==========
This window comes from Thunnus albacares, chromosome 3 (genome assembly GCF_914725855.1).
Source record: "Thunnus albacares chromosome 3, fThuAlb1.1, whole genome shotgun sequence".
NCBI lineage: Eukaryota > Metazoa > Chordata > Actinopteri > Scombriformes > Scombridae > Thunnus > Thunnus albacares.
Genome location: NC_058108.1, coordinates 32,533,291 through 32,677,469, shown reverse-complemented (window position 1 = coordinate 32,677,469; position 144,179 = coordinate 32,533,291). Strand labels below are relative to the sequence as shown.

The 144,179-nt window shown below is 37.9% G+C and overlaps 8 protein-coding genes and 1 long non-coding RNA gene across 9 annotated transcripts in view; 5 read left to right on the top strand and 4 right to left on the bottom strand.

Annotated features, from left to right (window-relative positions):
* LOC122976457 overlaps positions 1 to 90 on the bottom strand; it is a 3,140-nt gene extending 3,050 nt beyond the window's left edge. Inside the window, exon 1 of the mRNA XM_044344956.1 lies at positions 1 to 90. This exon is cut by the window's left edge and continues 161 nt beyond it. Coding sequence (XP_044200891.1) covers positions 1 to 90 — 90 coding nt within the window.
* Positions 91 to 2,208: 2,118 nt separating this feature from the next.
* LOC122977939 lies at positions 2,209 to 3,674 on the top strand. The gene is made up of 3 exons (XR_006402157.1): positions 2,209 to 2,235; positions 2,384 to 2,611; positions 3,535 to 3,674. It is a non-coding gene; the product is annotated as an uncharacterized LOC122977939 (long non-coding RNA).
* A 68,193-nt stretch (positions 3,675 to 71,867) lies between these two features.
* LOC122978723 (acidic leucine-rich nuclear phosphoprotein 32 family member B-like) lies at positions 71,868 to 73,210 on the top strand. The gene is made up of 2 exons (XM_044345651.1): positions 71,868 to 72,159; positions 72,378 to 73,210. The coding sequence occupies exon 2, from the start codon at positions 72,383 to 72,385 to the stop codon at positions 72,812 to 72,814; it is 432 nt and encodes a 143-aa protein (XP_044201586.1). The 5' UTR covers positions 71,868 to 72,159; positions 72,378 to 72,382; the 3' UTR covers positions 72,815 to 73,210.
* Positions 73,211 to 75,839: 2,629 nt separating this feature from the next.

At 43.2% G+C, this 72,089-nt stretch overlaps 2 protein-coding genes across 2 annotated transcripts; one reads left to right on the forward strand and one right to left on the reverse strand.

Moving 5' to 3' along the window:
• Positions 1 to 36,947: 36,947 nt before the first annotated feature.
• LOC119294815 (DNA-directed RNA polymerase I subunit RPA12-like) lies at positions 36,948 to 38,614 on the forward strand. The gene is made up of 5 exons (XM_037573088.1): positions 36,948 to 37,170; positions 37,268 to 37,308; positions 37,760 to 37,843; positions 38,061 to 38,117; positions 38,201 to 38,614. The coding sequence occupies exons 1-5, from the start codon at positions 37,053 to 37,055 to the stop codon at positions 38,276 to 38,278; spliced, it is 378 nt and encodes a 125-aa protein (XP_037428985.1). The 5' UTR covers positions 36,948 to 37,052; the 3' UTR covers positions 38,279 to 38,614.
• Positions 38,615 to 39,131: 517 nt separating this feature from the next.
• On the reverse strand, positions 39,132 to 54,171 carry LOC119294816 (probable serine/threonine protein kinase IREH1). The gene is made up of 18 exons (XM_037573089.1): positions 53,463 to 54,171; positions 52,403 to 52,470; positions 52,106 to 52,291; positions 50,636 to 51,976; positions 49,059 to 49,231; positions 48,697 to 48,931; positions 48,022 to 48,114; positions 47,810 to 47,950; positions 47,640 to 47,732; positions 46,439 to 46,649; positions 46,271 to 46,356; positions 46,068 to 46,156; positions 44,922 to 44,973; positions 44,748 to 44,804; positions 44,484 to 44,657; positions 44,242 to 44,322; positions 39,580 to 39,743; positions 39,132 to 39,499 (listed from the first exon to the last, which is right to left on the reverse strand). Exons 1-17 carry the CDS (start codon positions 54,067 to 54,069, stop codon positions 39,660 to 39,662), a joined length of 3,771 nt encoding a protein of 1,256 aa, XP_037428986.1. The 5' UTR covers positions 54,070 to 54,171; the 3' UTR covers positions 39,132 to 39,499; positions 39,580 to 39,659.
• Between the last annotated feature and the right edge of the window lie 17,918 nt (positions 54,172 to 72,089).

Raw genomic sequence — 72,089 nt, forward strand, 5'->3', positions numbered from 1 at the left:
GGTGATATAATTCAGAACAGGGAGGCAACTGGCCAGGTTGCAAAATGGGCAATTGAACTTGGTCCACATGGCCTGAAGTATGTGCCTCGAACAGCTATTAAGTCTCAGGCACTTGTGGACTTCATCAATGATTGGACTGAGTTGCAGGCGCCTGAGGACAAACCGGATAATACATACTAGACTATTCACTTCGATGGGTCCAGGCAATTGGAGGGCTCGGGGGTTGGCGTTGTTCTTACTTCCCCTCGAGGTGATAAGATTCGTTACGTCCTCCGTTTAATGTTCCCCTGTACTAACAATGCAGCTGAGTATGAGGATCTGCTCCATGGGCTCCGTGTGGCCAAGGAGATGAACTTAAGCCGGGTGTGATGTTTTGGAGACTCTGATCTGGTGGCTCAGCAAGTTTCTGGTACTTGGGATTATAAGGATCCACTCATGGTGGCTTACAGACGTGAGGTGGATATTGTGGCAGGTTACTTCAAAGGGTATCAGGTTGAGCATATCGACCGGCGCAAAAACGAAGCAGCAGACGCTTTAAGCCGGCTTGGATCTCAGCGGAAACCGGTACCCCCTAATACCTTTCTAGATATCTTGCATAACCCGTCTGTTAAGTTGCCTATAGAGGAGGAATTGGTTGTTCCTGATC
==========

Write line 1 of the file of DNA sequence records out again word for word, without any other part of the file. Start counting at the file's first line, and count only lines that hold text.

This window comes from Thunnus albacares, chromosome 3 (genome assembly GCF_914725855.1).